Coronavirus is hurting small businesses. Here’s how to help. (Global News)
Guelph Coronavirus Community Response, a Community-sourced page for people needing and offering help.

Creating an Indigenous-focused Beauty Company

This article was originally posted on January 18, 2020 on the Innovate Inclusion website.

Jennifer Harper is the Founder and CEO of Cheekbone Beauty Cosmetics, a successful online business known for its high-quality lipsticks and for its focus on Indigenous empowerment. Cheekbone Beauty has a dedicated social media following of people who identify with the brand’s positive messaging of diversity and inclusion.

I reach Jenn at her home office on the Wednesday after American Thanksgiving, the weekend of Black Friday and Cyber Monday.

“It’s so busy right now! We sold more products this weekend than any year before – we’ve even completely sold out of some lines,” she says as we get started. “It’s a great problem to have, though. We’re growing quickly.”

Jenn is friendly, positive, and extremely open about her journey. It’s clear that she’s passionate about her business, which was born out of a very personal story.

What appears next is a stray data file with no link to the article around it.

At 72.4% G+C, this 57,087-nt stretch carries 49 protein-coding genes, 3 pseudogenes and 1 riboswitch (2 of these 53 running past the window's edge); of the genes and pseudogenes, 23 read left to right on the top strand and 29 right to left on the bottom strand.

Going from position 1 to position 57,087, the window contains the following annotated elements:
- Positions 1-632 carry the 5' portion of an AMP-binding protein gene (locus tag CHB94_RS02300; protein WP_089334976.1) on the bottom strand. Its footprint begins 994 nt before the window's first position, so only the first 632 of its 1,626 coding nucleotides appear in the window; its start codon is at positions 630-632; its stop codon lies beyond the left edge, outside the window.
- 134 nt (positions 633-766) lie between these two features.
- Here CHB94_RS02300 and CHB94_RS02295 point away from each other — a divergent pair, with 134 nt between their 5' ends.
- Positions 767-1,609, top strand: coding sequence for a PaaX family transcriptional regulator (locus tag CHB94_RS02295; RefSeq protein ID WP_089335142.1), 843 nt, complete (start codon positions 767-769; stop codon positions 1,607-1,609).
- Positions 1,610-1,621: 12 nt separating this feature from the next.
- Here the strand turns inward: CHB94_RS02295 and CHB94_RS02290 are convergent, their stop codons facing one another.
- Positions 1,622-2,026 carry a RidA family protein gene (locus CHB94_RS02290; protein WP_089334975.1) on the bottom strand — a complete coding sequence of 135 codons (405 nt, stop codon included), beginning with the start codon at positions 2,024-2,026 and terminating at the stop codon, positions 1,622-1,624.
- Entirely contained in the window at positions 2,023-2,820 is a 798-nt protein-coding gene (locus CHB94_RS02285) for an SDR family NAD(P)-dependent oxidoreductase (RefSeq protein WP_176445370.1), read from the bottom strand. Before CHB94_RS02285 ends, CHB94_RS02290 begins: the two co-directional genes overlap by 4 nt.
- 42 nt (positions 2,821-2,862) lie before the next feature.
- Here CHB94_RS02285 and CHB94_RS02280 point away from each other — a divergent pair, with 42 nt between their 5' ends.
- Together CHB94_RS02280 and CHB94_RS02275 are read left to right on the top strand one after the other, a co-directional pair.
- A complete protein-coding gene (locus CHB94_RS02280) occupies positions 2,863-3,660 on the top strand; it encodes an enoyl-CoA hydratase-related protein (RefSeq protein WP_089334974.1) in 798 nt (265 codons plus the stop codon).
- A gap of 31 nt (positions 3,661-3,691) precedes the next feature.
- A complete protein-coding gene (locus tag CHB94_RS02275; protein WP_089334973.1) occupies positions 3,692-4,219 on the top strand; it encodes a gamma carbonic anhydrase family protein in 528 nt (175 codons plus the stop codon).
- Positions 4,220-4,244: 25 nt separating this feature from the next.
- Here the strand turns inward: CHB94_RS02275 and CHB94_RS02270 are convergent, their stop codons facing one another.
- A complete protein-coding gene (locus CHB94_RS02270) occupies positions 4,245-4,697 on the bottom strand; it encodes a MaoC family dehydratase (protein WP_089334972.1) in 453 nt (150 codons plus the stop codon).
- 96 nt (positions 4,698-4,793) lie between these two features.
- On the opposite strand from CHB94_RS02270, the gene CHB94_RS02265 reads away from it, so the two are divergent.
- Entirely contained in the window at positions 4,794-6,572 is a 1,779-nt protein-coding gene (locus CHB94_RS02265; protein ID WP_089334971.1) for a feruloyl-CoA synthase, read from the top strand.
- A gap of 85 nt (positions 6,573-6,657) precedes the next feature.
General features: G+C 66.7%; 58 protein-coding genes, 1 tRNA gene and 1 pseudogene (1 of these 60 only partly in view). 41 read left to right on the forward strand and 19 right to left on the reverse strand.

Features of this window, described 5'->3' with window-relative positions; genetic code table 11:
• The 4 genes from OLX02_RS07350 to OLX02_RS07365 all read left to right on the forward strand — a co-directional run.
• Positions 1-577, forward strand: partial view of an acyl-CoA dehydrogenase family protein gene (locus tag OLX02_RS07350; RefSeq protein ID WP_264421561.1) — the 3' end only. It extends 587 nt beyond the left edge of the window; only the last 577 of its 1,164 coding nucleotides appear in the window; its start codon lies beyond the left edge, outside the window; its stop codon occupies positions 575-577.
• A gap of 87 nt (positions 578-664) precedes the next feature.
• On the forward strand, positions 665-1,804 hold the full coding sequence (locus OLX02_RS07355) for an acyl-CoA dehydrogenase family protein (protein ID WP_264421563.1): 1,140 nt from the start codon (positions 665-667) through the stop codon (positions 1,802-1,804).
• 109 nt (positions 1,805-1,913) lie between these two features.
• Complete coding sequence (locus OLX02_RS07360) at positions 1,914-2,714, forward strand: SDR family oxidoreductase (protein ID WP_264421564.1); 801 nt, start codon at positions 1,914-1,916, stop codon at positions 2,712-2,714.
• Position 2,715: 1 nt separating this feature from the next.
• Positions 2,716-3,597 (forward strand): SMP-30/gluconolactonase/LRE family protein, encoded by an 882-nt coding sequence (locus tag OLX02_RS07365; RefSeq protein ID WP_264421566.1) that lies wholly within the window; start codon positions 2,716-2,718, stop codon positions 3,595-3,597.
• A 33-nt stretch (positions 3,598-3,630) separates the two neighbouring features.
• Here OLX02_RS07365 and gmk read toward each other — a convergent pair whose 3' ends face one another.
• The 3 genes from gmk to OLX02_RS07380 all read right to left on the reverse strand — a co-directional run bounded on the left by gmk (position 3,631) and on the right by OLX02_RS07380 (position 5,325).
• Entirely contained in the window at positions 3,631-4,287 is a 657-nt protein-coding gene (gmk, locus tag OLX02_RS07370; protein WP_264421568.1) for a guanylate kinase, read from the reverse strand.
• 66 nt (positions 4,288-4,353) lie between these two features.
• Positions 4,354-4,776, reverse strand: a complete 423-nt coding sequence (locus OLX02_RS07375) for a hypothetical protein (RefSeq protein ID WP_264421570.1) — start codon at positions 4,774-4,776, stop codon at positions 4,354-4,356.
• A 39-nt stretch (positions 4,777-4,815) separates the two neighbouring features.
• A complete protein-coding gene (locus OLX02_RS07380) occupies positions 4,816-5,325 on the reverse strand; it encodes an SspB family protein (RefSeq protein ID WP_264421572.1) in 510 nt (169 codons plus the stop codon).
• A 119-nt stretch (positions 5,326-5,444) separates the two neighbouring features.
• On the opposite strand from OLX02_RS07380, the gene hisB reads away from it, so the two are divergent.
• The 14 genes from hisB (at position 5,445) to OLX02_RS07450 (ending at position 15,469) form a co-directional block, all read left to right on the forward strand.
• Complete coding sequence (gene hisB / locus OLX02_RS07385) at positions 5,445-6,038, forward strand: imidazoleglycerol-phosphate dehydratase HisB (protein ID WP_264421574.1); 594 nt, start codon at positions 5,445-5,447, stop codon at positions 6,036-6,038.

Jenn’s Story

Image designed by Rachel Nico

Jenn, who is Indigenous, grew up in Niagara with her Caucasian mother and had minimal connection to her Indigenous heritage or community. She says she often struggled with her identity as an Indigenous youth, especially because she was unaware of the history of residential schools or transgenerational trauma until about ten years ago.

“In 2008, I started to pay attention to the way media talked about the First Nations community. It was always so negative, and was often about stereotypes such as alcohol addiction. It perpetuates shame, which causes you to not want to talk about things. I have had difficulties with alcohol, and so did my dad, and other members of my family. A big part of my healing has been learning to talk about my struggles and not feeling ashamed of them.”